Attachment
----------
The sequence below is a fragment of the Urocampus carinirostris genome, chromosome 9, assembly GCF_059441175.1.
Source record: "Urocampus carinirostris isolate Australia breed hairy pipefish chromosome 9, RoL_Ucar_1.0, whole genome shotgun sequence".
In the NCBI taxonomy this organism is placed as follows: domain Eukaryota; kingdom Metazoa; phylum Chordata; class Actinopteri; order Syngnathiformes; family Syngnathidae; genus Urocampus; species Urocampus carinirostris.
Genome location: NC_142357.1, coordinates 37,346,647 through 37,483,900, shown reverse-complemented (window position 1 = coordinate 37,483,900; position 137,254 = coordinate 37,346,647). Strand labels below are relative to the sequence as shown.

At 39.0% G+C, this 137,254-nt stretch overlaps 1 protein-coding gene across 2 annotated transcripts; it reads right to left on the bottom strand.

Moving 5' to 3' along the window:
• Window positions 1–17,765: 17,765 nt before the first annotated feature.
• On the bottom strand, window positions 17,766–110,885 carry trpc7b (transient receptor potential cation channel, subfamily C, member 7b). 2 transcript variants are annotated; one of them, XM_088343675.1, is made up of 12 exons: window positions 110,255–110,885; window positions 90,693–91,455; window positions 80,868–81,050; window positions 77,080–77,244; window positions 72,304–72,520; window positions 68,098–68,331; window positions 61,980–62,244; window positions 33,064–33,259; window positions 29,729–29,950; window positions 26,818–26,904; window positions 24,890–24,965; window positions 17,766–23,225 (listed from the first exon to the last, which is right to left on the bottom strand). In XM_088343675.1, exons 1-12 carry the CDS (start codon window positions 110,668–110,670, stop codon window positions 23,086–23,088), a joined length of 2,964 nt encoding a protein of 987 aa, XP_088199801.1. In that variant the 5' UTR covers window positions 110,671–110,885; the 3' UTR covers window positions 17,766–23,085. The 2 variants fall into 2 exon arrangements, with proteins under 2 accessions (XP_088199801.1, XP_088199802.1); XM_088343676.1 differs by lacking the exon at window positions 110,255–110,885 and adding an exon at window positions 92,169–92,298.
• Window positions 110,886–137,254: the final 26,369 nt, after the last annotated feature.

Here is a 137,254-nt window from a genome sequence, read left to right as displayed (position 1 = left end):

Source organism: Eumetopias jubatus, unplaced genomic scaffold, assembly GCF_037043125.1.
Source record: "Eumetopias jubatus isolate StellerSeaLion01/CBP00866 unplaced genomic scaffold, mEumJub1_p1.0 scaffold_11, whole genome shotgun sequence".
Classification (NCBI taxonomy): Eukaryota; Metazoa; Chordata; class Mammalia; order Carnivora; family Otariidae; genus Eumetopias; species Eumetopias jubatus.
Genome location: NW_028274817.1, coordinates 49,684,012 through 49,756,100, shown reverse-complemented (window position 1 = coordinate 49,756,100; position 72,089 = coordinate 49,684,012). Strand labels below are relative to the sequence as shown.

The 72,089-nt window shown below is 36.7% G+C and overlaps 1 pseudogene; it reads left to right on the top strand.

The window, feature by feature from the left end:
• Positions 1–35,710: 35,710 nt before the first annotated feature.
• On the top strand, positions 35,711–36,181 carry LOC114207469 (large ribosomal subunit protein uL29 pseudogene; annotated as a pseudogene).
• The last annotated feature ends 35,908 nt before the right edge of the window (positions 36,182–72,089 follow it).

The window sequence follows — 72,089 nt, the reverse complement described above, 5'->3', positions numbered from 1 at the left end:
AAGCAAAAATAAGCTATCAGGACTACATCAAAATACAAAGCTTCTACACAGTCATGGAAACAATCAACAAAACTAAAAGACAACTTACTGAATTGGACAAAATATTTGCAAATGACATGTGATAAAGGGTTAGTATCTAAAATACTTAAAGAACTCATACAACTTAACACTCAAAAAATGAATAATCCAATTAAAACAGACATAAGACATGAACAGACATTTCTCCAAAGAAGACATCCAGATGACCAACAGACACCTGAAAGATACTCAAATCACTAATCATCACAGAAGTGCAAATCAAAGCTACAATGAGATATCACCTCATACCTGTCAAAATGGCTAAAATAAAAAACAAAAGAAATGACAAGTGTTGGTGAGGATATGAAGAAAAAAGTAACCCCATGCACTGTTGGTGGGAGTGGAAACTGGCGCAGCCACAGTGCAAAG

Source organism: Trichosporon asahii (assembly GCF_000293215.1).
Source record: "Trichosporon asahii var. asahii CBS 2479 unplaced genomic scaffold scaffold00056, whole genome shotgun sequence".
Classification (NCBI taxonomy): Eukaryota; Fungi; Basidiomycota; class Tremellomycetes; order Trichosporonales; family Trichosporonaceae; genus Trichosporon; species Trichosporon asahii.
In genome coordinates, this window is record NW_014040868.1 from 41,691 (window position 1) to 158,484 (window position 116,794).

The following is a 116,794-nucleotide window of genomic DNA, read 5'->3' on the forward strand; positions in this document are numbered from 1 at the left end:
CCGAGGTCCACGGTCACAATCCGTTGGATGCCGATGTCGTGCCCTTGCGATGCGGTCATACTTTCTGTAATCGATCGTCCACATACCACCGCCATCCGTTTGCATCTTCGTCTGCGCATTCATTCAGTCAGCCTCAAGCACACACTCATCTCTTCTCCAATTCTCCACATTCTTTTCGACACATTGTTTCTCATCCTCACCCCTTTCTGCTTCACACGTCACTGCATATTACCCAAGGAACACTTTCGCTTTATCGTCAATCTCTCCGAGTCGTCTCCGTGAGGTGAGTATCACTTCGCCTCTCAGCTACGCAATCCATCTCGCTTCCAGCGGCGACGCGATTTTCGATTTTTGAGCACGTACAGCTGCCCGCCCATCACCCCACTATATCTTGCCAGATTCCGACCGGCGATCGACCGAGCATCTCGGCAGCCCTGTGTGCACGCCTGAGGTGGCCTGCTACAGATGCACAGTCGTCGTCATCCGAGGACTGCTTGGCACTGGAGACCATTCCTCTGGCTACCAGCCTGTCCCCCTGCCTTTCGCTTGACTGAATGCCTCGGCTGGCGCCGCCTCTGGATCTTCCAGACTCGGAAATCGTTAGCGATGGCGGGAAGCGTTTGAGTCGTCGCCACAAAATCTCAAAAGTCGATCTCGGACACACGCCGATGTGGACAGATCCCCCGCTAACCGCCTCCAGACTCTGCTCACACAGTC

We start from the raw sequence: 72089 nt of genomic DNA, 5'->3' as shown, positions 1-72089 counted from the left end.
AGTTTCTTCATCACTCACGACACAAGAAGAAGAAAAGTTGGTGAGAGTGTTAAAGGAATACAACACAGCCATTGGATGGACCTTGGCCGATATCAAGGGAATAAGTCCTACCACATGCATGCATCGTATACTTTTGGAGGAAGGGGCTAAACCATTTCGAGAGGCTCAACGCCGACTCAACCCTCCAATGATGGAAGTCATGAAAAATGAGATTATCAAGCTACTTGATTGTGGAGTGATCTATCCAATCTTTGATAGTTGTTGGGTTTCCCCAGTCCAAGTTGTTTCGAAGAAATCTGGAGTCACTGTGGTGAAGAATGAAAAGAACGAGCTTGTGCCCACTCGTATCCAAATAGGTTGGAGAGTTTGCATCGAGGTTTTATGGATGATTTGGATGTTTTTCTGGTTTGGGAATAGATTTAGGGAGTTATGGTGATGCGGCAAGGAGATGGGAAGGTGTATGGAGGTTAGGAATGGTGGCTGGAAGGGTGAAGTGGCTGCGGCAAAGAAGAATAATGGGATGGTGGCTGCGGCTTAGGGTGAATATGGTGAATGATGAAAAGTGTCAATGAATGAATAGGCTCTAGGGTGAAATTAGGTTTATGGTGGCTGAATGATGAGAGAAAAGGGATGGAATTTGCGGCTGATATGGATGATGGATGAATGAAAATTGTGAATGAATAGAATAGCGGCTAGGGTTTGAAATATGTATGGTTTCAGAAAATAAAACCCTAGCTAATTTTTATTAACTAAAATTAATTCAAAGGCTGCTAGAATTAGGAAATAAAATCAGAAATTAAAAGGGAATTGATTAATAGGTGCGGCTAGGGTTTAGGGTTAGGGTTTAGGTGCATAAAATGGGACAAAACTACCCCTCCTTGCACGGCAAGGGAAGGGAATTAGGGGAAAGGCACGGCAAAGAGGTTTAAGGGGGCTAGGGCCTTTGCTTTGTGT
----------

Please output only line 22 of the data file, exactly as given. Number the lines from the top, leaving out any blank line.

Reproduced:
Source organism: Trichosporon asahii (assembly GCF_000293215.1).